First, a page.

Germany’s ruling CDU poised to elect new leader
17 January 2021 | 3:15 pm
A digital conference of 1,001 delegates will elect the new leader of the ruling conservative CDU this weekend. The successful candidate might replace Chancellor Angela Merkel after elections this fall.
32 mins ago
The United States is the only developed economy without any national policy on paid parental leave. American lawmakers have recently made efforts to pass mandates on parental and family leave, but the legislation is likely to be blocked in partisan bickering. “It has immense benefits” says Richard Petts, Sociology professor at Ball State University, to journalist Kate Moody. “It's really a can't miss policy”.
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Chinese real estate giant Evergrande, saddled with around $300 billion in debt, has been struggling to meet interest payments on its loans. If it collapses, some of its partner firms could be driven to bankruptcy, prospective homebuyers could lose deposits and some banks would lend less money, which would lead to a credit crunch in the world's second-biggest economy. Property developers in China have in fact created an oversupply: there is enough empty property in the country to house more than 90 million people. FRANCE 24's team reports.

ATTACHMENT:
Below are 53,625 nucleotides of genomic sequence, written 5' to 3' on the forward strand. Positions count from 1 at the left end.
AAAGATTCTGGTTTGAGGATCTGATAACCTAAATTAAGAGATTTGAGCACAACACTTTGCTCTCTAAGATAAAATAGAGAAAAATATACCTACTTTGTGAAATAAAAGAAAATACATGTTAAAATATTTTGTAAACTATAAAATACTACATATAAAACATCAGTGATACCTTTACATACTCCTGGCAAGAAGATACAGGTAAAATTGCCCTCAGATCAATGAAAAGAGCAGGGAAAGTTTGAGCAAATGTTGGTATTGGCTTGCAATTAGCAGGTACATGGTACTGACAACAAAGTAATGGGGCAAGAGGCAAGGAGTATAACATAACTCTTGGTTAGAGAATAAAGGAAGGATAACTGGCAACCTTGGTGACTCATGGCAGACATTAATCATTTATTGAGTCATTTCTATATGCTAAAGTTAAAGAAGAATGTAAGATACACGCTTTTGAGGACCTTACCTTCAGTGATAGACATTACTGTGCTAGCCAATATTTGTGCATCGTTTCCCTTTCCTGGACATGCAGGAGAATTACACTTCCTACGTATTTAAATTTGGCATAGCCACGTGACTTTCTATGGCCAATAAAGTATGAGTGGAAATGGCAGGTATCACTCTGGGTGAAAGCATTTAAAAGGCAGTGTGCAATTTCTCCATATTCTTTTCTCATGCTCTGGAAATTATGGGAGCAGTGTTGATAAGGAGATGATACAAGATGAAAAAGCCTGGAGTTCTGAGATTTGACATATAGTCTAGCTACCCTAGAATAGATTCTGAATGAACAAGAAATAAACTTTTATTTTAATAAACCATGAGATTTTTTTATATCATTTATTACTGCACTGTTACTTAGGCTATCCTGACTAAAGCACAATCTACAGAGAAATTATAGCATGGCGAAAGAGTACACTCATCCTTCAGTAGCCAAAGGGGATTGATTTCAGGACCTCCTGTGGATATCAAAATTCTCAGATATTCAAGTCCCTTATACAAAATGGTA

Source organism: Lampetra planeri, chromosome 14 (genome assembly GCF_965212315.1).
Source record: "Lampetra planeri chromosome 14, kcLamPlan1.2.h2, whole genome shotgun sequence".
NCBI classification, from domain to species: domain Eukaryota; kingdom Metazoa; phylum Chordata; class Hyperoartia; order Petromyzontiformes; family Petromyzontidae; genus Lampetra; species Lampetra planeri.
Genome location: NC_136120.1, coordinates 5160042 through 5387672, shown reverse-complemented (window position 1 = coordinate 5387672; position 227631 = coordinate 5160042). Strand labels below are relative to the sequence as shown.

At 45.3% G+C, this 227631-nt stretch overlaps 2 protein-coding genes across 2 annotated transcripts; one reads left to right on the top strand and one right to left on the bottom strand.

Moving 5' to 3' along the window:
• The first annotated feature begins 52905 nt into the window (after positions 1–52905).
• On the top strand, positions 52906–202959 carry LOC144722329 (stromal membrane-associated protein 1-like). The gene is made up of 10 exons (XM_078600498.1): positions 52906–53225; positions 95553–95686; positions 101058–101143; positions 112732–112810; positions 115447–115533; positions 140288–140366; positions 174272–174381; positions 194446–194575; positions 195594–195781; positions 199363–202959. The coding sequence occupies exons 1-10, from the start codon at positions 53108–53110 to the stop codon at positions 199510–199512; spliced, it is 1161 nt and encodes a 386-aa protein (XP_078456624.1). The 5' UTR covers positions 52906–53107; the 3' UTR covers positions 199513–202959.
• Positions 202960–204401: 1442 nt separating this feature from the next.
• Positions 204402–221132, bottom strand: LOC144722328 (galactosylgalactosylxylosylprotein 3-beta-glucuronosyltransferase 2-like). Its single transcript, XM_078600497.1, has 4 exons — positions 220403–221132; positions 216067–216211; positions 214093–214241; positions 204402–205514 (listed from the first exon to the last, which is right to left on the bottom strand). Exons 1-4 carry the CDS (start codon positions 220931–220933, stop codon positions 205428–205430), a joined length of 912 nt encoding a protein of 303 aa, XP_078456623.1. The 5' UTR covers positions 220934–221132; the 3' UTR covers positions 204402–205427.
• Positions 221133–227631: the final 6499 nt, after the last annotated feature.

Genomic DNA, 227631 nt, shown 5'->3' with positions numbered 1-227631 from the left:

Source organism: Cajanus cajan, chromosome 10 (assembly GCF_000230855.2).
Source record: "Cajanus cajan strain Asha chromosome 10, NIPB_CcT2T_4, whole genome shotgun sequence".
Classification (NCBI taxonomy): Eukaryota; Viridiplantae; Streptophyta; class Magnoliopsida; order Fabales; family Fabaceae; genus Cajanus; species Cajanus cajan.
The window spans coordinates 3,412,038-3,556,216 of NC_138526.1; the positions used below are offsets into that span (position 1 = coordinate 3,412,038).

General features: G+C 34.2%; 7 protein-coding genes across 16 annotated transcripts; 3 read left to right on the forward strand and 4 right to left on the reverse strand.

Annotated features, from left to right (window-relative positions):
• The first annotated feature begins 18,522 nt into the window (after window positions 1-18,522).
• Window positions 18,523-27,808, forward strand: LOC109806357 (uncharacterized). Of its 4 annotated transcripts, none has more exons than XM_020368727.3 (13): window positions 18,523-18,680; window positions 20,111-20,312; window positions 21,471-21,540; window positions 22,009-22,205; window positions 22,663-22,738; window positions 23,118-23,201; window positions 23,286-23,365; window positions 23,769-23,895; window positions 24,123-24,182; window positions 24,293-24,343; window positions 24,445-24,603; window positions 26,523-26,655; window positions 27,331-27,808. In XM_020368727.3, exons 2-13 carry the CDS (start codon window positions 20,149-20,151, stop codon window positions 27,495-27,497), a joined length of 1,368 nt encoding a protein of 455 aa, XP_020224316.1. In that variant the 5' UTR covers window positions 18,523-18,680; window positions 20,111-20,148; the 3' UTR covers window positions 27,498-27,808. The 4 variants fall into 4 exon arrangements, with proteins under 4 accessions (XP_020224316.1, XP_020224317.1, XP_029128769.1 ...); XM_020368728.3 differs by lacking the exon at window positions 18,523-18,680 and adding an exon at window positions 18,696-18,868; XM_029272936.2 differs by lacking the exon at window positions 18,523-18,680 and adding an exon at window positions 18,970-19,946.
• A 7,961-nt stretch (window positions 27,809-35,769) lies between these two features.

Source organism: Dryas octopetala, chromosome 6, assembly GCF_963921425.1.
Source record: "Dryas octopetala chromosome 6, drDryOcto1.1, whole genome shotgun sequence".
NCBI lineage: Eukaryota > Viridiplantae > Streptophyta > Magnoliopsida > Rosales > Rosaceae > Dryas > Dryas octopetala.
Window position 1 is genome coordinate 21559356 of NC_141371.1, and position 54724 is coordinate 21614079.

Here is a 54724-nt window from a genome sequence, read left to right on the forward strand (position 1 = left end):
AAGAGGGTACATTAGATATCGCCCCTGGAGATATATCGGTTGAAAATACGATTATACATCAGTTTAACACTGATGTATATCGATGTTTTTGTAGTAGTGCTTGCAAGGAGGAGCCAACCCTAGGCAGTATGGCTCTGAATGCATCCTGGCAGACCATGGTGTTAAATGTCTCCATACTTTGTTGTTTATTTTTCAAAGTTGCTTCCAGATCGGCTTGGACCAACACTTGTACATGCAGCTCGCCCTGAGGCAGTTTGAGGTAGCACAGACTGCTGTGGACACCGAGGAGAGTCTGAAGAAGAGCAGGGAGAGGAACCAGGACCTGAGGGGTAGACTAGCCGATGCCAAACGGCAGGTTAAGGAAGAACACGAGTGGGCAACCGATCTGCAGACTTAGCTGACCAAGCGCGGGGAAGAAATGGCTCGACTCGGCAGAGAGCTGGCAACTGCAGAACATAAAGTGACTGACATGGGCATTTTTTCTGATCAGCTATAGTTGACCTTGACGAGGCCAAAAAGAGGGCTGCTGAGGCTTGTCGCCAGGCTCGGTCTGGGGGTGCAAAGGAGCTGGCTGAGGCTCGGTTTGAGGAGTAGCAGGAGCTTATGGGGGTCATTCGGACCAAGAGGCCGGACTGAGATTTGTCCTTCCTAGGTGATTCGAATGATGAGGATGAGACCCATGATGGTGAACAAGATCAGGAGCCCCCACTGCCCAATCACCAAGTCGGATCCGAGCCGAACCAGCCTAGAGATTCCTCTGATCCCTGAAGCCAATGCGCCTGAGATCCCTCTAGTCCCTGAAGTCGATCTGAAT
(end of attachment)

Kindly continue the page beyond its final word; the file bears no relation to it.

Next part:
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The neoliberal FDP will be the smallest party in Germany's new government but it has landed key ministries and the all-important finance chief job. How much influence will the Free Democrats really have in the end?
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NATO said there would be "consequences" for Russia if it launches an invasion of Ukraine. Russia, meanwhile, warned the West to stear clear of Moscow's "red lines."
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French fashion businesses here in France tend to go one of two ways: either they fail, or they thrive, before being bought up by a powerful luxury group. But some companies do manage to resist that fate – weathering economic crises, the challenges of a globalised economy and now the pandemic, all on their own. So how exactly do they do it and what makes them tick? We went to meet independent shoemakers Arche in the Loire Valley and Paris-based Weston to find out.
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The governing body of women's tennis took the decision after Peng made an allegation of sexual abuse against a Chinese official. WTA chairman Steve Simon said he worried about player safety at tournaments in China.